Chimeras can be a mixture of male (XY) and female (XX) DNA. Speaking of studies, I for one am curious if there are any true XX/XY chimeras who have undergone SRS and what natural DNA adjustments have taken place on these people. I presume that any DNA changes, observed if any would be the result of the hormone therapy and not the surgery itself which is purely physical.

    Furthermore, I presume that a person who is XY in their body and XX in their brain as you propose would be such a person who would strongly require SRS. They would find themselves in group 3 of Dr. Benjamin's scale.

    http://4.bp.blogspot.com/_jJepePwUw6g/TEbZJLerRbI/AAAAAAAAAPo/8eFC_IidDg0/s1600/benjamin.gif

    Copy and paste to your browser if the link doesn't work. It's from Jack Molay's crossdreamers blog.

    The vast space of gender identity and where we all fit in it is a large landscape, mefeels. Hopefully as we travel the blogosphere we leave behind us something for those who will follow is.
    And THAT, I believe is doing God's work.

    And I strongly believe you are very right on your observation that chimeras are a natural part of God's plan. God doesn't make mistakes. That's why we are blessed with variety.

    Sorry about the repost, I needed to clarify that last paragraph.

    Sarah

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  2. Caroline Cossey (aka Tula) is alleged to be an XXXY

    see http://zagria.blogspot.com/2008/10/caroline-cossey-1954-model.html

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  3. @ Sarah: I believe the strength of desire for cross-gender expression is in direct correlation to the configuration of the HPG axis. So a person whose forebrain is female would be in Benjamin's group 3.

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  4. Christy-

    Thank you so much for putting on "emily's virtual rocket"!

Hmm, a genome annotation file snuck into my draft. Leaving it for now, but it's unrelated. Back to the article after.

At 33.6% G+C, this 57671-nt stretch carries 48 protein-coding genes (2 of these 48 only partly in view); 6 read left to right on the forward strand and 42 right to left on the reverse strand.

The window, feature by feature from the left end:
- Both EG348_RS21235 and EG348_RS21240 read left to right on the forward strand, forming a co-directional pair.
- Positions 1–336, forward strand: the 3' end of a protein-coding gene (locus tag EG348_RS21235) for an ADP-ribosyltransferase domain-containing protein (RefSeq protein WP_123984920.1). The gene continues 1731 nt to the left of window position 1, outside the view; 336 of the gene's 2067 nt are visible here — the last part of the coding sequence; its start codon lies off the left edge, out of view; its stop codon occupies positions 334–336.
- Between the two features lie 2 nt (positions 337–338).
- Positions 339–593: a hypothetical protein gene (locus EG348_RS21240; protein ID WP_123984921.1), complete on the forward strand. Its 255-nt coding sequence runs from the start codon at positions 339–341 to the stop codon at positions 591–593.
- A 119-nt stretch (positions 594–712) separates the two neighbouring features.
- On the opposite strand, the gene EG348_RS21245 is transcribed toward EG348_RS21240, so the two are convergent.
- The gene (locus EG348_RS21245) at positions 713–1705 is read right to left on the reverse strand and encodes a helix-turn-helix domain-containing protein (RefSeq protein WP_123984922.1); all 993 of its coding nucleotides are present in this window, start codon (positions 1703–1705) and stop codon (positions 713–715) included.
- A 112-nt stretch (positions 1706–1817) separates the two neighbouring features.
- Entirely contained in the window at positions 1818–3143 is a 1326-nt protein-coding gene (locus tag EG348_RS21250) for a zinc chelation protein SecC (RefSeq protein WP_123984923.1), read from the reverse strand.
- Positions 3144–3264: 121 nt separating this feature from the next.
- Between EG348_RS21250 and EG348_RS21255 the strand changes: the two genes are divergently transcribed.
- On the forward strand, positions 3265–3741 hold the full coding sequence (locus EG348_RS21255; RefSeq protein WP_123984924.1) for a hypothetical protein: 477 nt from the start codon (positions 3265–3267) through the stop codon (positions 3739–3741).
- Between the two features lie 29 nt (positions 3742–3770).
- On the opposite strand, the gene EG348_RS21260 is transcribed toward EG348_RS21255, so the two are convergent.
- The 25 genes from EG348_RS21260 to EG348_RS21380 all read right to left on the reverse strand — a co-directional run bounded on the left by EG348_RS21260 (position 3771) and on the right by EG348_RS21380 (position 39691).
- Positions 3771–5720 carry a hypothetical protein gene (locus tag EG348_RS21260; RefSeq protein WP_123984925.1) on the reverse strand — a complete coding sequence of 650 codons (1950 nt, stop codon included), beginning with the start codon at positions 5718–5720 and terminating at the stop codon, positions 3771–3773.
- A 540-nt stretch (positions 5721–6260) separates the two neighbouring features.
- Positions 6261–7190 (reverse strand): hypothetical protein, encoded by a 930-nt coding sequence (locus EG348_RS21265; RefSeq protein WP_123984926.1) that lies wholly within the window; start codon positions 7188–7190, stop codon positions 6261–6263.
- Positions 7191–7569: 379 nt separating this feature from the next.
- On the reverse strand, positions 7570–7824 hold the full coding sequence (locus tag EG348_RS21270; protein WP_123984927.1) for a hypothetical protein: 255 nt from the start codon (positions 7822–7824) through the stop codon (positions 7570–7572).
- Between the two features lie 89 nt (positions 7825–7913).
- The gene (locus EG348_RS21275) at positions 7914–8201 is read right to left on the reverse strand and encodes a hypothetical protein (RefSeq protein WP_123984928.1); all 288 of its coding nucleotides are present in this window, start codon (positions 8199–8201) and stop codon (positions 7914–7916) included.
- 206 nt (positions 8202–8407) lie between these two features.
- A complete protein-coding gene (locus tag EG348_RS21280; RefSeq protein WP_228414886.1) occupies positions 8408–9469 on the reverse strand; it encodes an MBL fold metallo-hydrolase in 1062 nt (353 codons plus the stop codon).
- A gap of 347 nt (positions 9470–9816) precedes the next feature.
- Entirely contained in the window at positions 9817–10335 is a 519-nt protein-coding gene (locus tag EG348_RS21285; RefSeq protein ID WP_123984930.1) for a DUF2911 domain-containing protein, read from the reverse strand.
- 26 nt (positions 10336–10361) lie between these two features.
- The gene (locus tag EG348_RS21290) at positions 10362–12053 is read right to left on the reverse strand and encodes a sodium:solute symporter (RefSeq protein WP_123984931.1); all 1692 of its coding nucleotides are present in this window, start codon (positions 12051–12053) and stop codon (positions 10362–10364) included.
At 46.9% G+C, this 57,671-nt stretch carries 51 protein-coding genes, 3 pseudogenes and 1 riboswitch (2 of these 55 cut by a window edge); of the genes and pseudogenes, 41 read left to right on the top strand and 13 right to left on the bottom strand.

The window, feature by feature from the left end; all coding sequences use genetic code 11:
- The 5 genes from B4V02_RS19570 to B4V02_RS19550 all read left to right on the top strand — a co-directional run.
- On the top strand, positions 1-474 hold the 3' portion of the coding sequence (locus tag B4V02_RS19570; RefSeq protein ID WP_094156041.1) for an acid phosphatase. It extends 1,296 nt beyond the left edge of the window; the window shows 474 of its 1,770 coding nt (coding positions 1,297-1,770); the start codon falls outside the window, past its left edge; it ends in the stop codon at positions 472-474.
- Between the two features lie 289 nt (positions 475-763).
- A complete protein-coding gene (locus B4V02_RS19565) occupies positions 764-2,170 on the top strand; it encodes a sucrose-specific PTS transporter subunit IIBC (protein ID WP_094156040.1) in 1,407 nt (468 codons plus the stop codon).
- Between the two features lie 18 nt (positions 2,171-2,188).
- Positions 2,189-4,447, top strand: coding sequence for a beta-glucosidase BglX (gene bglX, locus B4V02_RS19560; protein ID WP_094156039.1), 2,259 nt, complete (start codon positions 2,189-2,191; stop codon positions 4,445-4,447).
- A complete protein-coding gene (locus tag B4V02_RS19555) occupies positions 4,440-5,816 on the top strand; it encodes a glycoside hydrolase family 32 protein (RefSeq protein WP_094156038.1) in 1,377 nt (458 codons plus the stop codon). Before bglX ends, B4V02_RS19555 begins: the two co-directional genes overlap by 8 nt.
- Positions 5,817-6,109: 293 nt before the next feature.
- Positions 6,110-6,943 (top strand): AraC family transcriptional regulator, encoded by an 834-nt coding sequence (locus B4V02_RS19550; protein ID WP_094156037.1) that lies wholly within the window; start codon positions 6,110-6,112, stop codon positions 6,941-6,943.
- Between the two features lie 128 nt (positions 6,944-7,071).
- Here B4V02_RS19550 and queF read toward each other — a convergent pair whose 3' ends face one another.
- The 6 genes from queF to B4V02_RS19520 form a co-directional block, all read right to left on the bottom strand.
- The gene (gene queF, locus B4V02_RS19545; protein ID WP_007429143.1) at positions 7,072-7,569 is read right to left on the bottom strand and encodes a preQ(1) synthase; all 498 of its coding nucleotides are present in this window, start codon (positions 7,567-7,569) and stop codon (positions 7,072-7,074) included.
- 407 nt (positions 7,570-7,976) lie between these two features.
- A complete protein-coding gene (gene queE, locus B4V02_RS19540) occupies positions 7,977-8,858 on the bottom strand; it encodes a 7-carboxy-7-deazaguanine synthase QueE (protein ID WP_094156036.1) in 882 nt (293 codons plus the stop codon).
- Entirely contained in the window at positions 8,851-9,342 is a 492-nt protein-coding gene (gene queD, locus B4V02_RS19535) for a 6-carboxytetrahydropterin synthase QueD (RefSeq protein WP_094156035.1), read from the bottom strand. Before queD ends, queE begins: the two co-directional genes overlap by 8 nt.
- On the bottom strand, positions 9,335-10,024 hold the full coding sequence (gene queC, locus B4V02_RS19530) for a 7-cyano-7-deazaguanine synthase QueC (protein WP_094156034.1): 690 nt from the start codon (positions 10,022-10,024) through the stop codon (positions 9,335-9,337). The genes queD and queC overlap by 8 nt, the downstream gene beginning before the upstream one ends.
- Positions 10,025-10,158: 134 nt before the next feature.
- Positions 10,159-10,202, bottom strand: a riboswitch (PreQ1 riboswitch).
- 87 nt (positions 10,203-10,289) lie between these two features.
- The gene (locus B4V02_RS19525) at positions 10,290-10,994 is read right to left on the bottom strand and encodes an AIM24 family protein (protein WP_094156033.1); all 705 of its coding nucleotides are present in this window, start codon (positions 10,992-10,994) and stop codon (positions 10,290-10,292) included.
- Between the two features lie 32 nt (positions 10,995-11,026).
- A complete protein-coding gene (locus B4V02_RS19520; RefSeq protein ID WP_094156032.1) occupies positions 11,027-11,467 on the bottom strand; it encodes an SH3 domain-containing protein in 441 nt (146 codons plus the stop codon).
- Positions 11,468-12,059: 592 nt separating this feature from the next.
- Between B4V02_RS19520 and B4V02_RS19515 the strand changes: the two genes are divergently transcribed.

Sincerely,

    ezs

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  5. Christy -

    SRS, hormones, indeed any medical procedure currently around cannot change DNA. If someone is XY, they will remain XY. If someone had an XX brain and an XY body or some combination of that, it still wouldn't change at all. No drugs currently available change DNA, not even hormones.

    There are ways to rewrite the DNA of bacteria, and even human cells in culture (not in the body,) using viruses or small pieces of DNA which can insert themselves into the existing DNA. However these have not entered human trials and are still at least a decade away, I'd say.

    Even then, to change EVERY cell in the body (billions) from a Y (very small) to an X (very large) would be a massive job. With our current technology, it's just impossible.

    Fortunately, the body can be changed without changing genes.

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  6. I ran across this in lit search while revising (again) an hypothesis paper I have submitted for years now. But every journal always has at least one reviewer who finds the idea not to their liking.

    I would like to discuss with you. Since there is no other way to contact, I'll leave an email here for you.
    hapless(dot)scientist(at)gmail.com